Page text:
Robert and Christine Szudor

By: Patient Stories,

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Robert and Christine Szudor will never forget October 30, 2014.

Robert was having a hard time breathing, so Christine, his wife of 46 years, decided they should head to Advocate Condell Immediate Care Center in Gurnee, Ill., not far from their home. Almost immediately upon arriving, the Gurnee couple realized the situation was dire.

“It wasn’t two minutes before the clinic called an ambulance,” recalls Christine, who along with their adult son followed the ambulance to Advocate Condell Medical Center in Libertyville, Ill.

Once there, Robert went into cardiac arrest while in the catheterization lab during a diagnostic angiogram. To save him, doctors needed to open his blocked coronary artery, but he was too unstable. In order for Interventional Cardiologist Dr. Fahd Jajeh to perform the vital angioplasty and stent procedure, doctors first took a rare step. Dr. Elliott Cohen, an intensivist, and Dr. Robert Kummerer, a cardiovascular surgeon, put Robert on Extracorporeal Membrane Oxygenation (ECMO).

ECMO uses a machine to temporarily perform the work of the lungs and, sometimes, the heart. It’s also referred to as Extracorporeal Life Support. When a patient is on ECMO, his blood circulates outside his body while the “membrane oxygenation” serves as artificial lungs, adding oxygen to the blood while removing carbon dioxide.

Dr. Cohen explains: “By taking over heart and lung functions, it allows them to rest and recover, ensuring the patient maintains adequate oxygen. When the heart and/or lungs have healed and are able resume their work, the ECMO is gradually removed.”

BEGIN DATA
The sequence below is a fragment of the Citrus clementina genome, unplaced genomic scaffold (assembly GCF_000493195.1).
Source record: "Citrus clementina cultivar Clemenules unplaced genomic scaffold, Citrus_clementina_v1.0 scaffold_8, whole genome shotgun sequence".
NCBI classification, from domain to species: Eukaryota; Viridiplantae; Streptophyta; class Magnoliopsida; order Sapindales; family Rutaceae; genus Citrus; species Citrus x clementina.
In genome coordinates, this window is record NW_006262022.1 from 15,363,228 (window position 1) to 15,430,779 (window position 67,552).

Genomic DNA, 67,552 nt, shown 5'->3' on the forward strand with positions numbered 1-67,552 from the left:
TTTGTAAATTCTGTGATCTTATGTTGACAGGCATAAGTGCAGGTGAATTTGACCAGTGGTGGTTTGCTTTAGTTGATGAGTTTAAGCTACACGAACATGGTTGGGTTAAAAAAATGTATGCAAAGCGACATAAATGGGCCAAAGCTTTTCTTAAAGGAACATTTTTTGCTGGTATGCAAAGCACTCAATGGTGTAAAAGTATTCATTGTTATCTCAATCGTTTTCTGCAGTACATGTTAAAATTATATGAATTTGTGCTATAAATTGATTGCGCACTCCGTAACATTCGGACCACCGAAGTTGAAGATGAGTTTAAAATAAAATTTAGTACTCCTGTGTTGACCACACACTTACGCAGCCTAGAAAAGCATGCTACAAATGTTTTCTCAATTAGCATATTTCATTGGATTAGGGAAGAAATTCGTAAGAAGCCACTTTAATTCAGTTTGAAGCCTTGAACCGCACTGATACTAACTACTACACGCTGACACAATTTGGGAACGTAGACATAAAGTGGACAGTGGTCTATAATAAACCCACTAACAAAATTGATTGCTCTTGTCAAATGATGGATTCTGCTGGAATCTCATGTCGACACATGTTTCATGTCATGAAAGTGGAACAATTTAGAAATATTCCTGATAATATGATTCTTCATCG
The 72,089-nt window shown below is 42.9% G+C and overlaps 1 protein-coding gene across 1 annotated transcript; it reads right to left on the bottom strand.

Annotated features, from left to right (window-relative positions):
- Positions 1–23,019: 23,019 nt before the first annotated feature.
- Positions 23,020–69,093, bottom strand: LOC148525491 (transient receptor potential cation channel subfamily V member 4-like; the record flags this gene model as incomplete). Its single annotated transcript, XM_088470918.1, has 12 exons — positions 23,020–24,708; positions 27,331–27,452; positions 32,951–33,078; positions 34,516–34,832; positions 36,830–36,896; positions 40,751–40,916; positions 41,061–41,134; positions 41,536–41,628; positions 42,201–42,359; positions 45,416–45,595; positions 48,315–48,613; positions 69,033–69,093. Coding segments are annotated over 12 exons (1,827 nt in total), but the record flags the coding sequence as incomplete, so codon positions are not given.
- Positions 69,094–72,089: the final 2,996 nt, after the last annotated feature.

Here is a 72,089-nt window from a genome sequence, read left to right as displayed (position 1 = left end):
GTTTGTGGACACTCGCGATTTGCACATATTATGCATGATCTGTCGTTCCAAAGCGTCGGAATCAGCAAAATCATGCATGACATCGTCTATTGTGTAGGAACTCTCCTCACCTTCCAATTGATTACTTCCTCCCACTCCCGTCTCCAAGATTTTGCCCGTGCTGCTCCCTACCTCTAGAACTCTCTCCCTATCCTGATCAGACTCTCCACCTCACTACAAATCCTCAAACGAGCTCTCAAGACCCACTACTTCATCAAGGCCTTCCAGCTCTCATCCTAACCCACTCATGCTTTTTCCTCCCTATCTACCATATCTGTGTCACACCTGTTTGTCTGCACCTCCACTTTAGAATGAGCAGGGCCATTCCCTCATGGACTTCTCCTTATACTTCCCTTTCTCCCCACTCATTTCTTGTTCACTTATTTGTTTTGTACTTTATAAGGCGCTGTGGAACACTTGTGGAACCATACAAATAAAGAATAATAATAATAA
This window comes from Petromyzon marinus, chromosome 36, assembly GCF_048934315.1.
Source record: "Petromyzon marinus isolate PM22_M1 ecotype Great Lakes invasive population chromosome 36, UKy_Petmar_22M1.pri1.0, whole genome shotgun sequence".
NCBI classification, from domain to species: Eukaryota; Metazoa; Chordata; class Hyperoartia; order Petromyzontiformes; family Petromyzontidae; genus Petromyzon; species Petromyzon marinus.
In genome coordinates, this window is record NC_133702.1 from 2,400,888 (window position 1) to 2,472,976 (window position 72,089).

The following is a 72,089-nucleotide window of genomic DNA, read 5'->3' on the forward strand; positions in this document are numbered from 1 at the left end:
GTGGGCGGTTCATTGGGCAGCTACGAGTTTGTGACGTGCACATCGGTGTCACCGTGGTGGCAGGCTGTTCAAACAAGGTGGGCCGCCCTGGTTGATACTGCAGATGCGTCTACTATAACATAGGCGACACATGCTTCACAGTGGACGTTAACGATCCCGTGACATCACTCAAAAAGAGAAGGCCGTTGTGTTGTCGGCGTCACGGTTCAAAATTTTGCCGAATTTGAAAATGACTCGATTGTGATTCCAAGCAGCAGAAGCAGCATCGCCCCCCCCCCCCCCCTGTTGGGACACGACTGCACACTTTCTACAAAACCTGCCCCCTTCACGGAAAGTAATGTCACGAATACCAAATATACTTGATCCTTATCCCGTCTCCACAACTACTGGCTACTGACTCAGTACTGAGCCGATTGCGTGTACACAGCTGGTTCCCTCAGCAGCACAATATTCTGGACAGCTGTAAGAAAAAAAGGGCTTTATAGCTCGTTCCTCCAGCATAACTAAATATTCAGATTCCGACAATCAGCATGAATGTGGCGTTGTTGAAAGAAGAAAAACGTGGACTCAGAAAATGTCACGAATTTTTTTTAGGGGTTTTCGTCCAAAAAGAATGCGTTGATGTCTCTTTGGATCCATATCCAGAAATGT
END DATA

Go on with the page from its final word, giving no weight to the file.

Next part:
Condell has a multidisciplinary team of intensivists, surgeons and nurse-ECMO specialists, which places the hospital in an elite position. “Many area hospitals have ECMO machines, but do not have formal ECMO programs as we do, with expertise to care for these patients," Dr. Cohen says.

Transferred to Condell’s intensive care unit, Robert “was hooked up to a variety of machines and had 30-some IVs,” Christine says. “His heart was working at only five to 10 percent of what it should be, and his kidneys and lungs were not working at all.” Doctors told her he could not stay on ECMO for an extended period of time.

She met with Robert’s physicians, who gave her a thorough summary of his condition and possible outcomes. “Afterward, I told them to do whatever they could to keep him alive as long as there was hope,” she says. “They told me it was a matter of seeing what would happen minute by minute and day by day. Each day, he seemed to show improvement.”

After two weeks, Robert was weaned off a ventilator; a tracheotomy tube replaced it. “I could not tell him what had gone on, just that he had a heart attack and is recovering,” Christine explains. He began to understand.

Robert says he doesn’t remember anything that happened in the month after his heart attack. Among his first memories was learning of the heroic efforts to save his life.

“[I learned] that Dr. Cohen had assembled a team of specialists including Dr. Jajeh and Dr. Kummerer. They hooked me up to an ECMO machine,” Robert says. ”[At one time] I asked Dr. Cohen if I’d had one foot in the grave. He said ‘No, you had both feet in the grave.”

After Robert was weaned off ECMO, he was discharged from Condell and transferred to a rehabilitation facility. He was unable to speak, so he used a white board to communicate when he became strong enough.

Within several weeks of his transfer, he began to experience a wide range of medical issues, including his heart racing, his kidneys failing and lungs filling with fluid. He gained 41 pounds and began to decline. He returned to Condell.

“When he returned to Condell, an implantable cardioverter defibrillator was installed to stop his heart from racing, and we began to see immediate improvement,” says Dr. Cohen. “His was one of the most acute cases I’ve seen and one of the most incredible recoveries.”

Within a week of his return to Condell, the swelling went down. A week later, he could walk again.

Robert and Christine are grateful.

“If not for the ECMO team of physicians at Condell, Rob would not be here right now,” Christine says. “They not only kept him alive, but also gave him his life back. Without their dedication and expertise, there would have been no hope. The ICU team, all the nurses, everyone at Condell did all they could to help him. They amazed us.

“Rob is still recovering, but he is up and about and functioning. If not for the ECMO team, we -- and our son -- would have had no chance of a life together.”